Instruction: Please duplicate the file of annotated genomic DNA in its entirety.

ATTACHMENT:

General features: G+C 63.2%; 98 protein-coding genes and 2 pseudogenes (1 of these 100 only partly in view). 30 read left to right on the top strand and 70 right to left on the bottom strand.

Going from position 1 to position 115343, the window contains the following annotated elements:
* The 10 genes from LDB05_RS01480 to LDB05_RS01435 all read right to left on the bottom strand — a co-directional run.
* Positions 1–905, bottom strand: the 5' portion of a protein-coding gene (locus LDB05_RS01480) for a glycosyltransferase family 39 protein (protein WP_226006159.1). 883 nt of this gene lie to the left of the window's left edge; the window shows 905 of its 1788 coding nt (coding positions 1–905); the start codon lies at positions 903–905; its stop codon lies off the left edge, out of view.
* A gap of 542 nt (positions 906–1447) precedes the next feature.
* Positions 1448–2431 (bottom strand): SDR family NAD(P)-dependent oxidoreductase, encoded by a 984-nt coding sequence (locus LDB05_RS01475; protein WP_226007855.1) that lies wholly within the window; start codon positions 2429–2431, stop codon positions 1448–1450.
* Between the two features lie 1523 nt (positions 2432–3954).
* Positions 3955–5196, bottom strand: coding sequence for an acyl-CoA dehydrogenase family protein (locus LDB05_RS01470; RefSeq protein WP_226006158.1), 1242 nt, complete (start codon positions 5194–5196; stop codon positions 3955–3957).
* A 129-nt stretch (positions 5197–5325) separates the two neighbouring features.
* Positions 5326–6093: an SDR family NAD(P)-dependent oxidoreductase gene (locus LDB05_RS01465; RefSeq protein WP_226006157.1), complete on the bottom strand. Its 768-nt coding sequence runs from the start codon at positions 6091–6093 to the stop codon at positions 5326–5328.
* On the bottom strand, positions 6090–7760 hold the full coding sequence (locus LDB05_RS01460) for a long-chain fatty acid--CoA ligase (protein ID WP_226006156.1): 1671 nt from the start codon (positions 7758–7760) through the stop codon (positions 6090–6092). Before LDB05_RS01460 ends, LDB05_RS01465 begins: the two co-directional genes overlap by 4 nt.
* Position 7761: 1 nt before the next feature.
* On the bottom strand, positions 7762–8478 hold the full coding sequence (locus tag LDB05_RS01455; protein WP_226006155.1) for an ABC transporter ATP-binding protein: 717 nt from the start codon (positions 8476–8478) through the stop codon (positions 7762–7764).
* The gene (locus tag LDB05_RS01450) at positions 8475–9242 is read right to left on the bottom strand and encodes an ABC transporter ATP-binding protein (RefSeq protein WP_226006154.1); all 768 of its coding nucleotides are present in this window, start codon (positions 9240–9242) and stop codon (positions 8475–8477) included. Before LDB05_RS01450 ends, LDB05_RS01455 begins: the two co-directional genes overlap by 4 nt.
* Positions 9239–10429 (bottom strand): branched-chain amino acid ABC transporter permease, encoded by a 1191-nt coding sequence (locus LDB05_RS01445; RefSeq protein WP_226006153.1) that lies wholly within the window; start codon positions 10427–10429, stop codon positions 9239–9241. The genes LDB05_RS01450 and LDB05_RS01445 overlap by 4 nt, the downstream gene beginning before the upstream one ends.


General features: G+C 63.2%; 98 protein-coding genes and 2 pseudogenes (1 of these 100 only partly in view). 30 read left to right on the top strand and 70 right to left on the bottom strand.

Going from position 1 to position 115343, the window contains the following annotated elements:
* The 10 genes from LDB05_RS01480 to LDB05_RS01435 all read right to left on the bottom strand — a co-directional run.
* Positions 1–905, bottom strand: the 5' portion of a protein-coding gene (locus LDB05_RS01480) for a glycosyltransferase family 39 protein (protein WP_226006159.1). 883 nt of this gene lie to the left of the window's left edge; the window shows 905 of its 1788 coding nt (coding positions 1–905); the start codon lies at positions 903–905; its stop codon lies off the left edge, out of view.
* A gap of 542 nt (positions 906–1447) precedes the next feature.
* Positions 1448–2431 (bottom strand): SDR family NAD(P)-dependent oxidoreductase, encoded by a 984-nt coding sequence (locus LDB05_RS01475; protein WP_226007855.1) that lies wholly within the window; start codon positions 2429–2431, stop codon positions 1448–1450.
* Between the two features lie 1523 nt (positions 2432–3954).
* Positions 3955–5196, bottom strand: coding sequence for an acyl-CoA dehydrogenase family protein (locus LDB05_RS01470; RefSeq protein WP_226006158.1), 1242 nt, complete (start codon positions 5194–5196; stop codon positions 3955–3957).
* A 129-nt stretch (positions 5197–5325) separates the two neighbouring features.
* Positions 5326–6093: an SDR family NAD(P)-dependent oxidoreductase gene (locus LDB05_RS01465; RefSeq protein WP_226006157.1), complete on the bottom strand. Its 768-nt coding sequence runs from the start codon at positions 6091–6093 to the stop codon at positions 5326–5328.
* On the bottom strand, positions 6090–7760 hold the full coding sequence (locus LDB05_RS01460) for a long-chain fatty acid--CoA ligase (protein ID WP_226006156.1): 1671 nt from the start codon (positions 7758–7760) through the stop codon (positions 6090–6092). Before LDB05_RS01460 ends, LDB05_RS01465 begins: the two co-directional genes overlap by 4 nt.
* Position 7761: 1 nt before the next feature.
* On the bottom strand, positions 7762–8478 hold the full coding sequence (locus tag LDB05_RS01455; protein WP_226006155.1) for an ABC transporter ATP-binding protein: 717 nt from the start codon (positions 8476–8478) through the stop codon (positions 7762–7764).
* The gene (locus tag LDB05_RS01450) at positions 8475–9242 is read right to left on the bottom strand and encodes an ABC transporter ATP-binding protein (RefSeq protein WP_226006154.1); all 768 of its coding nucleotides are present in this window, start codon (positions 9240–9242) and stop codon (positions 8475–8477) included. Before LDB05_RS01450 ends, LDB05_RS01455 begins: the two co-directional genes overlap by 4 nt.
* Positions 9239–10429 (bottom strand): branched-chain amino acid ABC transporter permease, encoded by a 1191-nt coding sequence (locus LDB05_RS01445; RefSeq protein WP_226006153.1) that lies wholly within the window; start codon positions 10427–10429, stop codon positions 9239–9241. The genes LDB05_RS01450 and LDB05_RS01445 overlap by 4 nt, the downstream gene beginning before the upstream one ends.